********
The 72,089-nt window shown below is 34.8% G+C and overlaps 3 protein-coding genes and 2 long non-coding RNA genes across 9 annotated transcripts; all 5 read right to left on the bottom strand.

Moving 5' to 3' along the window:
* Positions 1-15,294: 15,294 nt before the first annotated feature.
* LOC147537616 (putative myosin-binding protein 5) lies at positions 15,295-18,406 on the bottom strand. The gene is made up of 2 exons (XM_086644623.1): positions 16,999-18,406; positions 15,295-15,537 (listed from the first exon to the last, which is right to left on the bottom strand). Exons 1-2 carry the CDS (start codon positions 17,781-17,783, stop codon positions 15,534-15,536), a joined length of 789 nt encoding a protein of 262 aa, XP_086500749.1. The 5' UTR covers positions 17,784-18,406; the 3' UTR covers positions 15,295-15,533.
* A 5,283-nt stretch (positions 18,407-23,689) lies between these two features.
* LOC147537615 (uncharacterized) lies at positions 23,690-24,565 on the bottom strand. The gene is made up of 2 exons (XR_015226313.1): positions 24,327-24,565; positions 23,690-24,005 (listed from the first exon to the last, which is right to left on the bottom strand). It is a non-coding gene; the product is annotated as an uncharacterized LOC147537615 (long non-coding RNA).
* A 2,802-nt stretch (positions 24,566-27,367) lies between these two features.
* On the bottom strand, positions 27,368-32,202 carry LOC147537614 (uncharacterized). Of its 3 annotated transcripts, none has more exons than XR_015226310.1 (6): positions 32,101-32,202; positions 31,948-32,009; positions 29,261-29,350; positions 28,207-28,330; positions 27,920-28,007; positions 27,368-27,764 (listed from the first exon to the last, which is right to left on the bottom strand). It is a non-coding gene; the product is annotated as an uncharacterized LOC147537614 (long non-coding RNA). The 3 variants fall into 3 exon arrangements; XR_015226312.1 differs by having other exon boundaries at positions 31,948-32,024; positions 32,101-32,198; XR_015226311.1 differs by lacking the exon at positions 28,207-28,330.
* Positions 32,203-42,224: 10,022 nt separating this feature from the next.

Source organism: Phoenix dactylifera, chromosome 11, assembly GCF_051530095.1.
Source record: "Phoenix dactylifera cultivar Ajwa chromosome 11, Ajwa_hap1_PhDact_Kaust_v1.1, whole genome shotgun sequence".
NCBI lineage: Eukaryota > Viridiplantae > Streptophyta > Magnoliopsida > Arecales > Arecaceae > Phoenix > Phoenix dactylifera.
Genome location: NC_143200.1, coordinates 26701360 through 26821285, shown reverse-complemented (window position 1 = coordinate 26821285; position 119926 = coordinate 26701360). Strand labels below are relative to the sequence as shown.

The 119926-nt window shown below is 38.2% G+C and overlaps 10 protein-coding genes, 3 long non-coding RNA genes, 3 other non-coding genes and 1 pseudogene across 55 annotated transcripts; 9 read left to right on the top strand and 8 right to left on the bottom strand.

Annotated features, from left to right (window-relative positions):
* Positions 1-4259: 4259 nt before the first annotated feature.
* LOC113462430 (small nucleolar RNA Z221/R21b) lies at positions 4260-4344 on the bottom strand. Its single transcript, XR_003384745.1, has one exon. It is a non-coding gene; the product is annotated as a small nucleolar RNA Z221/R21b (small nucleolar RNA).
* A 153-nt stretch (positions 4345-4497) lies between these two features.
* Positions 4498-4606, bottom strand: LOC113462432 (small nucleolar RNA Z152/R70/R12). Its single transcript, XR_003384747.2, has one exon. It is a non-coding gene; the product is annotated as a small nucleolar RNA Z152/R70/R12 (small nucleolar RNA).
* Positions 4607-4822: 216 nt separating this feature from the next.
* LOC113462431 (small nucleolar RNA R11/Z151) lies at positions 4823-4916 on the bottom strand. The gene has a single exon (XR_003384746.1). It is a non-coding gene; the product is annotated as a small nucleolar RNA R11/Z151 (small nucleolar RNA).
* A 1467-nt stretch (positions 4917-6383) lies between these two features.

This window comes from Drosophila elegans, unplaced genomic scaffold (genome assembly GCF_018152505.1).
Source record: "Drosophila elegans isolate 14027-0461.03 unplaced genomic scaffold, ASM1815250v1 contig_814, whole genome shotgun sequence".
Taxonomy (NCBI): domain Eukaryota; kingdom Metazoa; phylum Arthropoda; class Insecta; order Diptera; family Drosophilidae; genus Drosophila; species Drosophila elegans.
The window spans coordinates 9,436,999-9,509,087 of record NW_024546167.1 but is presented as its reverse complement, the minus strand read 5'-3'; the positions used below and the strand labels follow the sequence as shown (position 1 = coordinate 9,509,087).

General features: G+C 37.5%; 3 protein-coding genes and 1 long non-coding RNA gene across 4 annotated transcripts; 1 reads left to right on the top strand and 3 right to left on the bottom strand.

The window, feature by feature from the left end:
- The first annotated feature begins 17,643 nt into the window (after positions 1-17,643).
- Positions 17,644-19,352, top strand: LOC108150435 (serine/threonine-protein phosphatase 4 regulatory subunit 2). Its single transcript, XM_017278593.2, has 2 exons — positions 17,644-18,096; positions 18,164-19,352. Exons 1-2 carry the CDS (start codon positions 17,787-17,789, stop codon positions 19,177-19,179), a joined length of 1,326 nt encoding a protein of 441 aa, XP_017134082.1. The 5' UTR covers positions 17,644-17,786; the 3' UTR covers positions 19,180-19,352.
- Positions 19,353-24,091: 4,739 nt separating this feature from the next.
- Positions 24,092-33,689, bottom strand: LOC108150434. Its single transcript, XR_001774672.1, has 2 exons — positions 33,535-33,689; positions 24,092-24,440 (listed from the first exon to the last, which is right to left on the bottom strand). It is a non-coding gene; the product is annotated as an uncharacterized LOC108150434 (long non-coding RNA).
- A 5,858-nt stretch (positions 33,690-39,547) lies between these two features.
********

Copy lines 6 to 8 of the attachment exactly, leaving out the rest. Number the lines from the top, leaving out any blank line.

* LOC147537615 (uncharacterized) lies at positions 23,690-24,565 on the bottom strand. The gene is made up of 2 exons (XR_015226313.1): positions 24,327-24,565; positions 23,690-24,005 (listed from the first exon to the last, which is right to left on the bottom strand). It is a non-coding gene; the product is annotated as an uncharacterized LOC147537615 (long non-coding RNA).
* A 2,802-nt stretch (positions 24,566-27,367) lies between these two features.
* On the bottom strand, positions 27,368-32,202 carry LOC147537614 (uncharacterized). Of its 3 annotated transcripts, none has more exons than XR_015226310.1 (6): positions 32,101-32,202; positions 31,948-32,009; positions 29,261-29,350; positions 28,207-28,330; positions 27,920-28,007; positions 27,368-27,764 (listed from the first exon to the last, which is right to left on the bottom strand). It is a non-coding gene; the product is annotated as an uncharacterized LOC147537614 (long non-coding RNA). The 3 variants fall into 3 exon arrangements; XR_015226312.1 differs by having other exon boundaries at positions 31,948-32,024; positions 32,101-32,198; XR_015226311.1 differs by lacking the exon at positions 28,207-28,330.